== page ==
Animals that Get Drunk or High in Nature

Millions of humans around the planet abuse alcohol and drugs, including opiates, marijuana, cocaine, and hallucinogens. It often seems like one of the unique, if troubling and disruptive, features of people, compared to wild animals; humans seek out intoxicating substances for fun while animals eat just for nutrition, whenever they’re hungry, or food is available. However, this assumption is not always true.

As it turns out, animals will seek out intoxicating and addictive substances, too. They also display compulsive behaviors around substances, putting themselves at physical risk to get high or drunk. They will behave like they are intoxicated or hungover, and go back for more later.

While all animals may accidentally run across fermenting fruits or eat a hallucinogenic plant, some animals are more prone to repeatedly consuming these substances than others. Here are the top five animals that exhibit behaviors associated with substance abuse.

  1. Elephants and alcohol: The Marula tree in Africa is known to produce fruit prized by many local animals, including pachyderms. However, the fruit is not just sought out while it is fully ripe, but also after it begins to ferment. Elephants in particular are known to seek out Marula trees and consume fermenting fruits, leading to aggressive behavior, loss of coordination, trampling local human settlements, and other odd behaviors. Elephants in India are also known to seek out human settlements, because where humans are, there is alcohol.
  2. Drunk parrots: Some species of parrot in the northern area of Australia are known to consume fermenting fruit at specific times of year, leading to birds literally falling out of the sky because they pass out due to alcohol intoxication. This occurs in other bird species in other parts of the world, but the Australian lorikeets are among the most notorious.
  3. Reindeer and shrooms: Eastern European reindeer do not consume the same magic mushrooms that humans pursue, but they do seek out toxic red-capped Amanita muscaria mushrooms. In humans, these mushrooms are known to cause dizziness and hallucinations. In reindeer, staring into space and exhibiting behaviors like altered consciousness are common after they eat the fungus.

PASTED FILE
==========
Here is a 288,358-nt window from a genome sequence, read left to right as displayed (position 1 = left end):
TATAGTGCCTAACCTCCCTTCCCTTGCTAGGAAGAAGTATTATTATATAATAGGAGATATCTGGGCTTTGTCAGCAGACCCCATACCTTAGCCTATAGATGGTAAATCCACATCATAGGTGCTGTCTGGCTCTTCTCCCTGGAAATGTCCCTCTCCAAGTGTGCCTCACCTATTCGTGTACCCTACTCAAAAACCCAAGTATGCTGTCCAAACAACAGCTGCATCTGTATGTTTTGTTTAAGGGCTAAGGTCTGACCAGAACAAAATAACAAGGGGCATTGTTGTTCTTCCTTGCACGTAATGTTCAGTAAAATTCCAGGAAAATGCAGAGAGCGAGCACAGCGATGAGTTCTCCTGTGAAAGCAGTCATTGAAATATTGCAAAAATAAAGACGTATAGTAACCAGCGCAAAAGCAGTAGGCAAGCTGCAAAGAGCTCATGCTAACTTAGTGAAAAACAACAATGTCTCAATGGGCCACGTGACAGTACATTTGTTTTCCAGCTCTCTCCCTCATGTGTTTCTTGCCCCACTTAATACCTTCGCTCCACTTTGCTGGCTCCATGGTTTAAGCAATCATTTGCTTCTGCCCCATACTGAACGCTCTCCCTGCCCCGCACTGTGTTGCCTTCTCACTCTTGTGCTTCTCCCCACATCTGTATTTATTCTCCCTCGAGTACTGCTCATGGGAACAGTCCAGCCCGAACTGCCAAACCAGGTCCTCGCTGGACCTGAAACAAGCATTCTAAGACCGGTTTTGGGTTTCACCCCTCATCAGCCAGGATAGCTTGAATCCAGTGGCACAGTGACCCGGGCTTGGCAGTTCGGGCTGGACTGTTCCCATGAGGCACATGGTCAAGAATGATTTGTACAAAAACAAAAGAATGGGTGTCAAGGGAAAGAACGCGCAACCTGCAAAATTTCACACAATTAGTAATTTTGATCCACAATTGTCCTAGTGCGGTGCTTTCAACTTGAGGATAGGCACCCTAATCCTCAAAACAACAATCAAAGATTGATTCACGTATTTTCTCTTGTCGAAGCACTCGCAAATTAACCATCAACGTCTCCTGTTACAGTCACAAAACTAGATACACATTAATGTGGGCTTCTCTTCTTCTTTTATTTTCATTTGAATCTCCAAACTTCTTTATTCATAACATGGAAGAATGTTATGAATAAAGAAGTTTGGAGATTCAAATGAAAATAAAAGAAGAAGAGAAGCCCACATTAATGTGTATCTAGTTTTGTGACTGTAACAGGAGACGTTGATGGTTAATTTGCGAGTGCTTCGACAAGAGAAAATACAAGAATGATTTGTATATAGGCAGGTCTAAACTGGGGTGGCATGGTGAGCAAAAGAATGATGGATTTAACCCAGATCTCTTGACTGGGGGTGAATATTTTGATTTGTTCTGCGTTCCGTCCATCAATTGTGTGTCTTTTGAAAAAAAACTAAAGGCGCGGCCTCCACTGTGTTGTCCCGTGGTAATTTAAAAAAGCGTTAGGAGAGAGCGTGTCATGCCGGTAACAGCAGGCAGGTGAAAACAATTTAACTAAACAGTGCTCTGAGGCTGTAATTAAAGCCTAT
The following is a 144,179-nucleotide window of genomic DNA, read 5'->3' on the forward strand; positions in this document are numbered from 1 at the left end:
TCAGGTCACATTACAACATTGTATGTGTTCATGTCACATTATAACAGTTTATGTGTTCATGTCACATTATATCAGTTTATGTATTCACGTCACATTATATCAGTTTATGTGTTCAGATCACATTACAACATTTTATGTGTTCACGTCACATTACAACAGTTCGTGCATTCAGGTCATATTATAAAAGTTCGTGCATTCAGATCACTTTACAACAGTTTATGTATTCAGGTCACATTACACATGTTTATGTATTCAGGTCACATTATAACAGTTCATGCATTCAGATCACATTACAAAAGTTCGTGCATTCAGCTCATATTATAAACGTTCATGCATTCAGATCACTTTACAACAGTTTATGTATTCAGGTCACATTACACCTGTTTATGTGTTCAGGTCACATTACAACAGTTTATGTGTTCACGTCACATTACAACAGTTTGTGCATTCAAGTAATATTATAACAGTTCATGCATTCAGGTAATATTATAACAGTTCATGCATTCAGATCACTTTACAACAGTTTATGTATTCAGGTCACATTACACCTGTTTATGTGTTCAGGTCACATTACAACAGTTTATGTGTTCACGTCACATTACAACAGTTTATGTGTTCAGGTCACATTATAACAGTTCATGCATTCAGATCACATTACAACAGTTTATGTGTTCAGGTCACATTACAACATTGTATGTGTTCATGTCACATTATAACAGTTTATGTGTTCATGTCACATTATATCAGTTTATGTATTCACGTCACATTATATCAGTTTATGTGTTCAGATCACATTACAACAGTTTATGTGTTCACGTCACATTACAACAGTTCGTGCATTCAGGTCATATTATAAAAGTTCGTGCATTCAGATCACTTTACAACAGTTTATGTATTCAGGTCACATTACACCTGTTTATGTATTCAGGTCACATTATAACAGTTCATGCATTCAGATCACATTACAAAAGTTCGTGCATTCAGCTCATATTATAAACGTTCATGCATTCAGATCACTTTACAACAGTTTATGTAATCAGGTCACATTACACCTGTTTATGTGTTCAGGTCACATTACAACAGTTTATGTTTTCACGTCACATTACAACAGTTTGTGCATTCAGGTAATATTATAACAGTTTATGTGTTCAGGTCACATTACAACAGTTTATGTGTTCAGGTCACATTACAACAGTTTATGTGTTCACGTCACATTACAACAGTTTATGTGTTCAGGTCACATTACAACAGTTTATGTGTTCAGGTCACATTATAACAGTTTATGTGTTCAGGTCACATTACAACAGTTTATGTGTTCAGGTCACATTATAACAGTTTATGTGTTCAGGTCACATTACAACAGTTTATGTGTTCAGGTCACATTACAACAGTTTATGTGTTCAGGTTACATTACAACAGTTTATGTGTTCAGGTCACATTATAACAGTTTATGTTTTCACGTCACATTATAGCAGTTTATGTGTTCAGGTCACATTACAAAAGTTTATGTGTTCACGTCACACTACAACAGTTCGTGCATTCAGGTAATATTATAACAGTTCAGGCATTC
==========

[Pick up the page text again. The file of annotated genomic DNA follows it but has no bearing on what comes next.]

4. Cats and catnip: Certainly, some of the most famous instances of animals becoming intoxicated involve cats with catnip. This plant is a relative of mint and chamomile, and it can cause mild relaxation in humans; in cats, however, catnip produces a range of effects, including high energy and excitement, pleasure in touch, and drowsiness. The chemical that leads to feline intoxication is nepetalactone, and it has a much more drastic effect in house-cats.
  5. Dolphins high on pufferfish: The pufferfish is known to produce toxic venom, which can kill a person. The chemical can also kill dolphins if they ingest a large enough amount; however, like many other toxins, the drug can cause mind-altering effects in small amounts. A documentary produced by the BBC discovered the ocean mammals passing a pufferfish between them, chewing the fish to force it to release a little of the toxin, then passing the fish to the next dolphin. After consuming pufferfish venom, dolphins were observed to hang with their noses near the surface, appearing to gaze into their reflections.

Many other animals have been found to appear intoxicated on drugs or alcohol at various points. Reports of drunk moose, deer, birds, and other animals become online sensations almost overnight. Most animals do not intend to consume intoxicants in the same way that many humans seek out drugs for social or recreational reasons; however, some animals do display behaviors that indicate they intentionally consume fermented fruits or psychedelic drugs.

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